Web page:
Beethoven’s Violin Concerto

Wednesday 9 October 2013 at 7.30pm

Symphony Hall, Birmingham +44 (0)121 345 0600

City of Birmingham Symphony Orchestra

Olari Elts  conductor

Christian Tetzlaff  violin

Mozart: Idomeneo – Ballet Music 12′

Haydn: Symphony No. 86 28′

Beethoven: Violin Concerto 42′ Listen on Spotify Watch on YouTube

Master,   pupil and friend: between them, Haydn, Beethoven and Mozart transformed the   history of music. Tonight’s concert begins with the white-hot inspiration of   Mozart’s breakthrough opera, and ends with soloist Christian Tetzlaff soaring   high above the sunlit romantic landscape of Beethoven’s great Violin Concerto.   No-one conducts this music with more panache than Olari Elts; so when he turns   to Haydn’s exuberant 86th Symphony, the results should be little short of explosive.



Review by Peter Marks, BachTrack:

Click here for full review

“Every once in a while, as a reviewer, you are so utterly transfixed by a performance that it becomes an incredible effort to wrench yourself back into reality in order to put pen to paper, such is the visceral impact. And so it was with Christian Tetzlaff’s performance of Beethoven’s Violin Concerto with the City of Birmingham Symphony Orchestra.

The context for the concerto, logically placed in the second half of the concert, had been set earlier with pieces by composers who had great influence on the young Beethoven: Mozart and Haydn. The influence of both were felt keenly throughout the concerto, from the astonishing invention Beethoven weaves from the basic four note opening motif first heard on timpani (here, effectively articulated by Peter Hill using wooden-headed sticks) to the sublime, soaring, melodies in between.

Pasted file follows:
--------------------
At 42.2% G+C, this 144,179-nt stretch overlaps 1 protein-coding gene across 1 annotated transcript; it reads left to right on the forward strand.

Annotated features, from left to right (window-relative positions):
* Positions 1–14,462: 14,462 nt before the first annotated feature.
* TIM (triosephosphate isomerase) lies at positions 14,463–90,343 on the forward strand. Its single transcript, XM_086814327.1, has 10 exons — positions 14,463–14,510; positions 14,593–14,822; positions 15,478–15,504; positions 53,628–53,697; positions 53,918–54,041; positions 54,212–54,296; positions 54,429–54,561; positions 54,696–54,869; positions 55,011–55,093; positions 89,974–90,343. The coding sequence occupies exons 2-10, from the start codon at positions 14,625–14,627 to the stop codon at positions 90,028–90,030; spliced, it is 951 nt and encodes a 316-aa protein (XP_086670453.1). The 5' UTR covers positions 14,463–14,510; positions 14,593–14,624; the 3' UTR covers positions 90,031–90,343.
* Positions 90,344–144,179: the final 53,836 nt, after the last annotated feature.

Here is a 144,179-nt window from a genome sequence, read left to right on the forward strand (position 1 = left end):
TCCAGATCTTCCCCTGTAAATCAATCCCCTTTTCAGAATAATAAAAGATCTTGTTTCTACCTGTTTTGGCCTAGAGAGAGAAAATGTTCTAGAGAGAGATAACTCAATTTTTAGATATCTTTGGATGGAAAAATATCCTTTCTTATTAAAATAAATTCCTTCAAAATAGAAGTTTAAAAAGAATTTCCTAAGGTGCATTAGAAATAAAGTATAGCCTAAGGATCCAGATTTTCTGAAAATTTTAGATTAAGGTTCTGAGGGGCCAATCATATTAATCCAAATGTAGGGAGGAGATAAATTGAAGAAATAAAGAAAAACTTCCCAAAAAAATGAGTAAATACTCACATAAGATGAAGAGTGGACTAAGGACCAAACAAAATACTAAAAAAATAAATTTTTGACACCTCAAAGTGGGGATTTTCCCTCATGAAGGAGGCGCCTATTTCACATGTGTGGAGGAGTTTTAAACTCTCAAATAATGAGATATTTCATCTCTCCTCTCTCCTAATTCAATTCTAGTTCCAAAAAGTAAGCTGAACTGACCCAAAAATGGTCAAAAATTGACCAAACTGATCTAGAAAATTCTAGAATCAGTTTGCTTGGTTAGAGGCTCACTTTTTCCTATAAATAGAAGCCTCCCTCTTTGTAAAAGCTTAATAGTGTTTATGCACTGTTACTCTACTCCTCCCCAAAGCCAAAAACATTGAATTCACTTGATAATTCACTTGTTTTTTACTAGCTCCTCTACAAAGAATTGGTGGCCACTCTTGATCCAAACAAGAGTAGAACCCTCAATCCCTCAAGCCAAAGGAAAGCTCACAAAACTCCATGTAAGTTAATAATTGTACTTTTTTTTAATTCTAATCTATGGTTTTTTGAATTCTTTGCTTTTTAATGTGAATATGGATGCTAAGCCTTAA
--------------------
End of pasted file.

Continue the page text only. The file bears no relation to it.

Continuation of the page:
Tetzlaff’s opening arpeggio emerged with a perfectly judged gradation from ethereal softness to a commanding fullness of tone. This tone was incredibly sweet in the high register, where much time is spent in this work, yet gutsy when required.”     …



Review by Christopher Morley, Birmingham Post:

Click here for full review

…     “But his grip on this wonderful work stimulated the imagination, martial elements (Peter Hill’s hard-sticked timpani a sensitive foil) combining with folky or hymn-like aspects. It took a long time to warm to this interpretation, but it brought its own rewards.

Earlier we were brought rare works by Beethoven’s two great Viennese predecessors: Mozart’s Idomeneo ballet music proved intriguing in its scoring, brightly delivered under Elt’s baton, and revealing in its thematic links with the powerful opera itself.

And Haydn’s Symphony no.86 (many years ago recorded by the CBSO under Simon Rattle) was brisk and affectionate, subtle, well-nuanced, and sparkling with glorious woodwind.”

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